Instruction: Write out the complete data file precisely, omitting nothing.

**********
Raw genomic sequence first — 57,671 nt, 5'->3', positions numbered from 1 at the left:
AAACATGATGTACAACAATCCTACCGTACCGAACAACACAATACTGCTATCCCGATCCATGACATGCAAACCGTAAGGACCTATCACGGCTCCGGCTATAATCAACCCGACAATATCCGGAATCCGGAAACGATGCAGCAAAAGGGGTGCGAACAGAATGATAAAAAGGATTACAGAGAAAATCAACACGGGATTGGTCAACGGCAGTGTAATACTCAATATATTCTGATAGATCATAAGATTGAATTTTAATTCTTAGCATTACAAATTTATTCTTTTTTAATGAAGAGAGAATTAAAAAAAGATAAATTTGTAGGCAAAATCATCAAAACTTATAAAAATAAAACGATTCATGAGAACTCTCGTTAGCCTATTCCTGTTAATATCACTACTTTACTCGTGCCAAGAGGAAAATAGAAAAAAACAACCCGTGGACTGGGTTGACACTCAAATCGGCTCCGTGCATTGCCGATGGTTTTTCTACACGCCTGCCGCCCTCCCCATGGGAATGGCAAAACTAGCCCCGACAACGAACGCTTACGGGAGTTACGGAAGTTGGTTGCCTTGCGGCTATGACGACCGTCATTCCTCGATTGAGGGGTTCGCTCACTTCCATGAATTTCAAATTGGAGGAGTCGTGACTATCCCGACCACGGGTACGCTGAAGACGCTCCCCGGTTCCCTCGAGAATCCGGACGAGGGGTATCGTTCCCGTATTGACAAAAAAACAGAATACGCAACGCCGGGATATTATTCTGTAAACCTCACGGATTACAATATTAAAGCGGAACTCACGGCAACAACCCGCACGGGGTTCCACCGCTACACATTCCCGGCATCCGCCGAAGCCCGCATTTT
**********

Raw genomic sequence first — 57,671 nt, 5'->3', positions numbered from 1 at the left:
AAACATGATGTACAACAATCCTACCGTACCGAACAACACAATACTGCTATCCCGATCCATGACATGCAAACCGTAAGGACCTATCACGGCTCCGGCTATAATCAACCCGACAATATCCGGAATCCGGAAACGATGCAGCAAAAGGGGTGCGAACAGAATGATAAAAAGGATTACAGAGAAAATCAACACGGGATTGGTCAACGGCAGTGTAATACTCAATATATTCTGATAGATCATAAGATTGAATTTTAATTCTTAGCATTACAAATTTATTCTTTTTTAATGAAGAGAGAATTAAAAAAAGATAAATTTGTAGGCAAAATCATCAAAACTTATAAAAATAAAACGATTCATGAGAACTCTCGTTAGCCTATTCCTGTTAATATCACTACTTTACTCGTGCCAAGAGGAAAATAGAAAAAAACAACCCGTGGACTGGGTTGACACTCAAATCGGCTCCGTGCATTGCCGATGGTTTTTCTACACGCCTGCCGCCCTCCCCATGGGAATGGCAAAACTAGCCCCGACAACGAACGCTTACGGGAGTTACGGAAGTTGGTTGCCTTGCGGCTATGACGACCGTCATTCCTCGATTGAGGGGTTCGCTCACTTCCATGAATTTCAAATTGGAGGAGTCGTGACTATCCCGACCACGGGTACGCTGAAGACGCTCCCCGGTTCCCTCGAGAATCCGGACGAGGGGTATCGTTCCCGTATTGACAAAAAAACAGAATACGCAACGCCGGGATATTATTCTGTAAACCTCACGGATTACAATATTAAAGCGGAACTCACGGCAACAACCCGCACGGGGTTCCACCGCTACACATTCCCGGCATCCGCCGAAGCCCGCATTTT